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Title: The jurisdiction of the Maltese courts and the grounds for proceeding against ships or vessels in the light of the 2006 amandments to the code of organisation and civil procedure
Authors: Scicluna, Nikita
Keywords: Maritime law
Civil procedure
Issue Date: 2009
Citation: Scicluna, N. (2009). The jurisdiction of the Maltese courts and the grounds for proceeding against ships or vessels in the light of the 2006 amendments to the code of organisation and civil procedure (Master's dissertation).
Abstract: This thesis will address the amendments made to the Code of Organisation and Civil Procedure by Act XIV of 2006 in relation to actions in rem against ships or vessels. Thanks to these amendments we have achieved a sound legal framework which can deal with modem shipping exigencies. This will firstly present a brief overview of how jurisdiction in Malta over ships and vessels has evolved, starting from the times of the Vice Admiralty Courts up to this day where the jurisdiction over ships and vessels is vested in our Civil Courts. Reference will be made to the Admiralty Court Act 1840 and the Admiralty Court Act 1861. This part will also delve into the differences existing between the two modes of procedure, in personam and in rem, by which one could proceed against a ship or vessel. This will be followed by the historical development of how the Maltese Courts have dealt with actions in rem to ultimately arrive at the present situation. A legal interpretation of the amended 742B, 742C and 742D will be given in the following chapter with reference being made mainly to English judgements and authors. This interpretation will demonstrate how the amendments were largely inspired by the Arrest Conventions and the UK Supreme Court Act of 1981. The maritime claims contained in the new Section 742B will be analysed separately and interpretation will be given on their technicalities. Section 742D brings along with it discussions on how can one proceed in rem, and it specifies the qualifications necessary for the 'relevant person'. An important issue which will be discussed in the light of local and foreign judgements is whether one can bring an action in rem, against a ship or vessel, when the claim in respect of which one wants to proceed, arose when the ship was chartered and operated by the charterer. This issue is now regulated by the law however until the year 2006 the situation before our Courts was blurred. Finally the novel concept of arresting a sister vessel, introduced in our law by the said amendments will be discussed.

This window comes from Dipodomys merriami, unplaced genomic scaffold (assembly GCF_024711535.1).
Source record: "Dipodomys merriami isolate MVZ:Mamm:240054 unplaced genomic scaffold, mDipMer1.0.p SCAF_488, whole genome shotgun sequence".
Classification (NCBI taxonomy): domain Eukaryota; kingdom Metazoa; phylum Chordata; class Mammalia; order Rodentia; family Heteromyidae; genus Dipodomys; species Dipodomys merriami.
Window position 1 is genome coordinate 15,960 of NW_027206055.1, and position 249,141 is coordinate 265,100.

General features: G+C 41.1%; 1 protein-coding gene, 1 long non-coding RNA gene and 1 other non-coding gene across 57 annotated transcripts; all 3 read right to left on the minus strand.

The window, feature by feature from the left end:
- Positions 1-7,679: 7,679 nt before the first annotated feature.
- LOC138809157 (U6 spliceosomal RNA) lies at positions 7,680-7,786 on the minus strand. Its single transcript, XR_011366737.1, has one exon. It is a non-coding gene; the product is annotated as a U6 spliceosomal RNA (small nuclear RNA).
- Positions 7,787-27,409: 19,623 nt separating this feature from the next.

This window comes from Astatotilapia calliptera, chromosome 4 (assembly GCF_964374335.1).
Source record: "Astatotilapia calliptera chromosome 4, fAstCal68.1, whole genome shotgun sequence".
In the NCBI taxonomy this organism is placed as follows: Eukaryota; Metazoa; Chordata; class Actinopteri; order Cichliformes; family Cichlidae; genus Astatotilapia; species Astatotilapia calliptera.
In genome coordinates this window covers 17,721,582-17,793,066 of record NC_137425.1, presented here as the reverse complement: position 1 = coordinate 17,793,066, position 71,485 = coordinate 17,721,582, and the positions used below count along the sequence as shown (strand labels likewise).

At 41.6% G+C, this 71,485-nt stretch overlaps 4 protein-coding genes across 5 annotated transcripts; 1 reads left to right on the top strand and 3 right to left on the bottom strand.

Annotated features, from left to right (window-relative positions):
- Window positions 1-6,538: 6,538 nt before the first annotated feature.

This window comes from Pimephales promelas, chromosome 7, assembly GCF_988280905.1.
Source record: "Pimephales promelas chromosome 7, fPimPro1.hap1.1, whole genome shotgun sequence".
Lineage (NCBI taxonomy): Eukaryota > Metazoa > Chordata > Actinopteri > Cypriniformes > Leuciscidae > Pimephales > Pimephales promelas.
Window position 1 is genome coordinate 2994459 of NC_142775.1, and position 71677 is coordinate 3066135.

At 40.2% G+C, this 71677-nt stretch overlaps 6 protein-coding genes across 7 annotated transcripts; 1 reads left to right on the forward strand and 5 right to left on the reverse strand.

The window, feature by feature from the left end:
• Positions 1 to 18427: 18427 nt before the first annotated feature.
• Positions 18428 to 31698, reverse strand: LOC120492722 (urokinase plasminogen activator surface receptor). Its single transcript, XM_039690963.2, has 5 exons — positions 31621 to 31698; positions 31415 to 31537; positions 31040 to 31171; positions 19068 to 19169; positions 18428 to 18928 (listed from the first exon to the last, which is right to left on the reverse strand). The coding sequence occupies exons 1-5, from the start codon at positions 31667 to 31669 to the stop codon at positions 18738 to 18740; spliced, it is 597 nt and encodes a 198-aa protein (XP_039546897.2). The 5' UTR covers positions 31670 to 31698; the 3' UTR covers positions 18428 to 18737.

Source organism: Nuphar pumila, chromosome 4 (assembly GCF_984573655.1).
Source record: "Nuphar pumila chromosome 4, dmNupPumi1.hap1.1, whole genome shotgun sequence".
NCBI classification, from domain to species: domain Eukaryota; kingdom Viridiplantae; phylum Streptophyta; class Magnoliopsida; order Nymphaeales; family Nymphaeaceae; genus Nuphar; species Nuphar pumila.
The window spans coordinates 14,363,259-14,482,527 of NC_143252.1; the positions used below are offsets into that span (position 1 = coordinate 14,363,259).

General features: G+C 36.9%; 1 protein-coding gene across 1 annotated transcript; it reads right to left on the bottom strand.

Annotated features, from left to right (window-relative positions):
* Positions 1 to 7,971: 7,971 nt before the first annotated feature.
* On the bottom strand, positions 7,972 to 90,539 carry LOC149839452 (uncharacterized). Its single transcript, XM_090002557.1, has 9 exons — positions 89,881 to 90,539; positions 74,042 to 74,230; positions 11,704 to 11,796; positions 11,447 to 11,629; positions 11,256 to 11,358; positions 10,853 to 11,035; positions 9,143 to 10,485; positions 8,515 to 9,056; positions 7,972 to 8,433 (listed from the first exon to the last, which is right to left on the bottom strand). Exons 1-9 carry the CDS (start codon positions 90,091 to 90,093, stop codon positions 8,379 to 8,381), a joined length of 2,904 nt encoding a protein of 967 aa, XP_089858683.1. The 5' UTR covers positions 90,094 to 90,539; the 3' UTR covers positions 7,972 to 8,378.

Description: LL.D.
Appears in Collections:Dissertations - FacLaw - 1958-2009

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